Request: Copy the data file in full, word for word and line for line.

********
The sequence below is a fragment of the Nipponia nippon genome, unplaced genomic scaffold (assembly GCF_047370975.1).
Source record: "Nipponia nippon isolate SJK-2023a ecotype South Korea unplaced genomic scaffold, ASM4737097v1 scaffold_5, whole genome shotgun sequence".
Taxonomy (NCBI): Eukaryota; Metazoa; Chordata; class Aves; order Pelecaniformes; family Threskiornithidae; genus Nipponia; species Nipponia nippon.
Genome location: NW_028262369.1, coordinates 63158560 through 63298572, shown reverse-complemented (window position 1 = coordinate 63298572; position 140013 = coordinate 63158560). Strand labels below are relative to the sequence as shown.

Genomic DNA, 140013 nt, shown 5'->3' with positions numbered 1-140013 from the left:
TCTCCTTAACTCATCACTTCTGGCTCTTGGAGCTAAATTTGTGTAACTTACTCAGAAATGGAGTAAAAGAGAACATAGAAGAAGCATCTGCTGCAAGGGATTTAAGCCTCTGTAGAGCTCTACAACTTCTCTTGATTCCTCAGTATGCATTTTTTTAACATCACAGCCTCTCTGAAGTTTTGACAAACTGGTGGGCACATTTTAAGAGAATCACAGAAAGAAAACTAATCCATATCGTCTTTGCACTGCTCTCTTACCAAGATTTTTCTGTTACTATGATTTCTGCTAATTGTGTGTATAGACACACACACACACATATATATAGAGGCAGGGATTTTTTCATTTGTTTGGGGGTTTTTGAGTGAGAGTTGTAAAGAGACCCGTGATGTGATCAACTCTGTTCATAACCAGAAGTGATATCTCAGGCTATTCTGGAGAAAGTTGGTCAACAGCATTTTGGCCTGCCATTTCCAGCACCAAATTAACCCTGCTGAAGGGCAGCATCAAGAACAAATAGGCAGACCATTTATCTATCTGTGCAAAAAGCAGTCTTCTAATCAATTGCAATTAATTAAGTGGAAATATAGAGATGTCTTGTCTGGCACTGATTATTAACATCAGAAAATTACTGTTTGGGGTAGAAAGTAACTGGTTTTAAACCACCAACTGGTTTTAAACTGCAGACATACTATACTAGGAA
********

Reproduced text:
The sequence below is a fragment of the Nipponia nippon genome, unplaced genomic scaffold (assembly GCF_047370975.1).
Source record: "Nipponia nippon isolate SJK-2023a ecotype South Korea unplaced genomic scaffold, ASM4737097v1 scaffold_5, whole genome shotgun sequence".
Taxonomy (NCBI): Eukaryota; Metazoa; Chordata; class Aves; order Pelecaniformes; family Threskiornithidae; genus Nipponia; species Nipponia nippon.
Genome location: NW_028262369.1, coordinates 63158560 through 63298572, shown reverse-complemented (window position 1 = coordinate 63298572; position 140013 = coordinate 63158560). Strand labels below are relative to the sequence as shown.

Genomic DNA, 140013 nt, shown 5'->3' with positions numbered 1-140013 from the left:
TCTCCTTAACTCATCACTTCTGGCTCTTGGAGCTAAATTTGTGTAACTTACTCAGAAATGGAGTAAAAGAGAACATAGAAGAAGCATCTGCTGCAAGGGATTTAAGCCTCTGTAGAGCTCTACAACTTCTCTTGATTCCTCAGTATGCATTTTTTTAACATCACAGCCTCTCTGAAGTTTTGACAAACTGGTGGGCACATTTTAAGAGAATCACAGAAAGAAAACTAATCCATATCGTCTTTGCACTGCTCTCTTACCAAGATTTTTCTGTTACTATGATTTCTGCTAATTGTGTGTATAGACACACACACACACATATATATAGAGGCAGGGATTTTTTCATTTGTTTGGGGGTTTTTGAGTGAGAGTTGTAAAGAGACCCGTGATGTGATCAACTCTGTTCATAACCAGAAGTGATATCTCAGGCTATTCTGGAGAAAGTTGGTCAACAGCATTTTGGCCTGCCATTTCCAGCACCAAATTAACCCTGCTGAAGGGCAGCATCAAGAACAAATAGGCAGACCATTTATCTATCTGTGCAAAAAGCAGTCTTCTAATCAATTGCAATTAATTAAGTGGAAATATAGAGATGTCTTGTCTGGCACTGATTATTAACATCAGAAAATTACTGTTTGGGGTAGAAAGTAACTGGTTTTAAACCACCAACTGGTTTTAAACTGCAGACATACTATACTAGGAA